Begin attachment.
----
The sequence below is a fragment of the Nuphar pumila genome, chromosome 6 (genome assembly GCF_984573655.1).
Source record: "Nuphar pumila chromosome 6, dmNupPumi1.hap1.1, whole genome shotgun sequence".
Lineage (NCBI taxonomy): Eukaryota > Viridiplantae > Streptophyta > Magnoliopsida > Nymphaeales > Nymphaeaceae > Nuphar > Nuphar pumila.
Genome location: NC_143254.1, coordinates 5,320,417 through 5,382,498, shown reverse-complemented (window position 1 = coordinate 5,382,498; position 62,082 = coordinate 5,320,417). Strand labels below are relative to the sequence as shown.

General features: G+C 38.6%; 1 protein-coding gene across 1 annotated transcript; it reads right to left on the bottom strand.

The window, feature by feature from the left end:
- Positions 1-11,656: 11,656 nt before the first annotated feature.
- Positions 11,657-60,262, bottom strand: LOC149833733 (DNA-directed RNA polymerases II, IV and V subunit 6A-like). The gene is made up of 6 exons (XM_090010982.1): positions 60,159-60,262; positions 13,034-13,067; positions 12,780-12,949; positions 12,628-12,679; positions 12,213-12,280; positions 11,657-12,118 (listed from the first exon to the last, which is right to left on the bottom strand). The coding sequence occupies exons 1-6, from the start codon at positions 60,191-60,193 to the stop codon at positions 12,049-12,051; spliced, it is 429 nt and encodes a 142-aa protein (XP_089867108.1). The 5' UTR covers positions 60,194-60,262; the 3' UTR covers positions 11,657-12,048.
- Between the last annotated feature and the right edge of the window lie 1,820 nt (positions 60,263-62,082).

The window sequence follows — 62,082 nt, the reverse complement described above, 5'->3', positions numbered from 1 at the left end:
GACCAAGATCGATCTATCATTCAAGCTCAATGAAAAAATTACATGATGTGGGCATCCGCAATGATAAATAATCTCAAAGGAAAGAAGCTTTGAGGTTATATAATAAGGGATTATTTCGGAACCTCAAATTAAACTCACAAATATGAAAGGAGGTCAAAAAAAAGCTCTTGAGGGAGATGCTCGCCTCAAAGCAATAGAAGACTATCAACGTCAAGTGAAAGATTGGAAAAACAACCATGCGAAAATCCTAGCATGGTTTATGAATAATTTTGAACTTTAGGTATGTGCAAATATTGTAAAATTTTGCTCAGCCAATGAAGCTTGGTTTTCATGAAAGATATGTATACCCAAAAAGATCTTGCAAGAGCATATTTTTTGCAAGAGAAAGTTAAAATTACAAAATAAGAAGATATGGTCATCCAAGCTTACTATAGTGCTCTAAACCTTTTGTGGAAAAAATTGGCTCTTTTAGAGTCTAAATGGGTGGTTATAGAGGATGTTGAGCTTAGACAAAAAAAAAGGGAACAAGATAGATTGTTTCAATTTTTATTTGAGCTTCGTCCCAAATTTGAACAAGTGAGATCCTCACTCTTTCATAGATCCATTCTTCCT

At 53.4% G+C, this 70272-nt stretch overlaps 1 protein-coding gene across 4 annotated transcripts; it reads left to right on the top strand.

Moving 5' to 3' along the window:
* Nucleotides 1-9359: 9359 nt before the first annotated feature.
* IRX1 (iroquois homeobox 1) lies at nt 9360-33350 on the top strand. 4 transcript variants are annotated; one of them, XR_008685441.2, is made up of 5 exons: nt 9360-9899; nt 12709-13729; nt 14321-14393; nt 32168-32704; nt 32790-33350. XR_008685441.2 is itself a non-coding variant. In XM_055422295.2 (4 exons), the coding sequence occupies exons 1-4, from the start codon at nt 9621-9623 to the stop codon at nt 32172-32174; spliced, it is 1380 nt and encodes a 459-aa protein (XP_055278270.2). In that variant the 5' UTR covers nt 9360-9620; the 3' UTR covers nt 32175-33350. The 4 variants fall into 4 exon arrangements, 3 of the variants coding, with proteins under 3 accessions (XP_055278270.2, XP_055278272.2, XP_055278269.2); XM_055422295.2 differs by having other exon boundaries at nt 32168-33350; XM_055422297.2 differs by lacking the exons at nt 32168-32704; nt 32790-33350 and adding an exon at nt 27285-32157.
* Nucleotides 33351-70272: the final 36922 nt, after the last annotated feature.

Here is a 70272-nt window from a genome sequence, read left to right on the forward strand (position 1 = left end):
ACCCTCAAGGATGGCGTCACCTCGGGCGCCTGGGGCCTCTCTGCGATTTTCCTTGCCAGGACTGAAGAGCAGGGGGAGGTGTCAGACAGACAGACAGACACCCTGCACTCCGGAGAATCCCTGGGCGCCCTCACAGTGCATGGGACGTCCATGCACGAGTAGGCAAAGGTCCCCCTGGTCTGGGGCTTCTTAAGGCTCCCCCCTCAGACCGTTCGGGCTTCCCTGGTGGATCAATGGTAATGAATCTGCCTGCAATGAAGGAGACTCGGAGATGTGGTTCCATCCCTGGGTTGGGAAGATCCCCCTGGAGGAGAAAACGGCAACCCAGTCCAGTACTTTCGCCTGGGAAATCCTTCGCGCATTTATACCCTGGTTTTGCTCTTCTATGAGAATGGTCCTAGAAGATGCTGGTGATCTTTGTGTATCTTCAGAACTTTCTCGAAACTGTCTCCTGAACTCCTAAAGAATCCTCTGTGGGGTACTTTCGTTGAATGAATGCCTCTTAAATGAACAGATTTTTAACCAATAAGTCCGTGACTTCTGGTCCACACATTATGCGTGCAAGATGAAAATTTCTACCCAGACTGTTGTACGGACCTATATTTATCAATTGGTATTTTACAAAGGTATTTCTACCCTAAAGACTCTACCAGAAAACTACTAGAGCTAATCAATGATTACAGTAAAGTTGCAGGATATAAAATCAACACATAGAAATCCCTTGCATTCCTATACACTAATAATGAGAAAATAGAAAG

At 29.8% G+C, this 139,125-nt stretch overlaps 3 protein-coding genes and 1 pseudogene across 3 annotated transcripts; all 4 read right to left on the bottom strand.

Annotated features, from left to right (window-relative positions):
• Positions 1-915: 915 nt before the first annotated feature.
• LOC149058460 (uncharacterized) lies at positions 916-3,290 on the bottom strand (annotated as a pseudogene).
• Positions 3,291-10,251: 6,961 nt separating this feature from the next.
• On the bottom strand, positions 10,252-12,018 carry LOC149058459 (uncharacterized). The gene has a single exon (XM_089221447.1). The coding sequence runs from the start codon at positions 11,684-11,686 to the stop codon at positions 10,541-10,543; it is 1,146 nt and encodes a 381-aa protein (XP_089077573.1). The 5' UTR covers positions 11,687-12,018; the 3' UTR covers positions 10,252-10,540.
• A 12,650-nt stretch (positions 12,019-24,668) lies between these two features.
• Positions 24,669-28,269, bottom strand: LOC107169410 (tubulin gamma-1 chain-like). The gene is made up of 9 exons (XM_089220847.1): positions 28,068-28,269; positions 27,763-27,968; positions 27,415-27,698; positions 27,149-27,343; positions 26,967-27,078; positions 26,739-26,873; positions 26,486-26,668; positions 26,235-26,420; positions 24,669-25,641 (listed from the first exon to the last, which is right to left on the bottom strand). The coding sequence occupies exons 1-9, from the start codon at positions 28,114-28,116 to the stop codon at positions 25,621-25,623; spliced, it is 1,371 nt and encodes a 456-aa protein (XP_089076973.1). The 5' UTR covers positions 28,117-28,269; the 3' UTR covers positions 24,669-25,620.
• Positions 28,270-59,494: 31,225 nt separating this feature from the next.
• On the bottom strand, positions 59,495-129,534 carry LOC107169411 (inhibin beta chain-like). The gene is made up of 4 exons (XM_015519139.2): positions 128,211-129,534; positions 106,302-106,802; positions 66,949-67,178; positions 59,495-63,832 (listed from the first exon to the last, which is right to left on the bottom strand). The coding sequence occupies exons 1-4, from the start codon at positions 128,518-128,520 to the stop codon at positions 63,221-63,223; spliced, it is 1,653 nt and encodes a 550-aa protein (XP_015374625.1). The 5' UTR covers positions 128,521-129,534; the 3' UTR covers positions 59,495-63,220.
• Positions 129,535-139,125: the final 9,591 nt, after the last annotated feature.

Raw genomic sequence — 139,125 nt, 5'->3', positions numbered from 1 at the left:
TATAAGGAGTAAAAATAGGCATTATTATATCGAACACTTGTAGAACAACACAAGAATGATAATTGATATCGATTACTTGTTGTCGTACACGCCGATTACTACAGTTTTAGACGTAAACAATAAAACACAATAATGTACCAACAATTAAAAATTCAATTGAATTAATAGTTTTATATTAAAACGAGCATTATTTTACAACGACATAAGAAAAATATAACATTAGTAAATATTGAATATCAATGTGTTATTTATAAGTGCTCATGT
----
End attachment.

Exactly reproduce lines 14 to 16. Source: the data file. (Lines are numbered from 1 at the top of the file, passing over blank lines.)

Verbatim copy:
* Nucleotides 1-9359: 9359 nt before the first annotated feature.
* IRX1 (iroquois homeobox 1) lies at nt 9360-33350 on the top strand. 4 transcript variants are annotated; one of them, XR_008685441.2, is made up of 5 exons: nt 9360-9899; nt 12709-13729; nt 14321-14393; nt 32168-32704; nt 32790-33350. XR_008685441.2 is itself a non-coding variant. In XM_055422295.2 (4 exons), the coding sequence occupies exons 1-4, from the start codon at nt 9621-9623 to the stop codon at nt 32172-32174; spliced, it is 1380 nt and encodes a 459-aa protein (XP_055278270.2). In that variant the 5' UTR covers nt 9360-9620; the 3' UTR covers nt 32175-33350. The 4 variants fall into 4 exon arrangements, 3 of the variants coding, with proteins under 3 accessions (XP_055278270.2, XP_055278272.2, XP_055278269.2); XM_055422295.2 differs by having other exon boundaries at nt 32168-33350; XM_055422297.2 differs by lacking the exons at nt 32168-32704; nt 32790-33350 and adding an exon at nt 27285-32157.
* Nucleotides 33351-70272: the final 36922 nt, after the last annotated feature.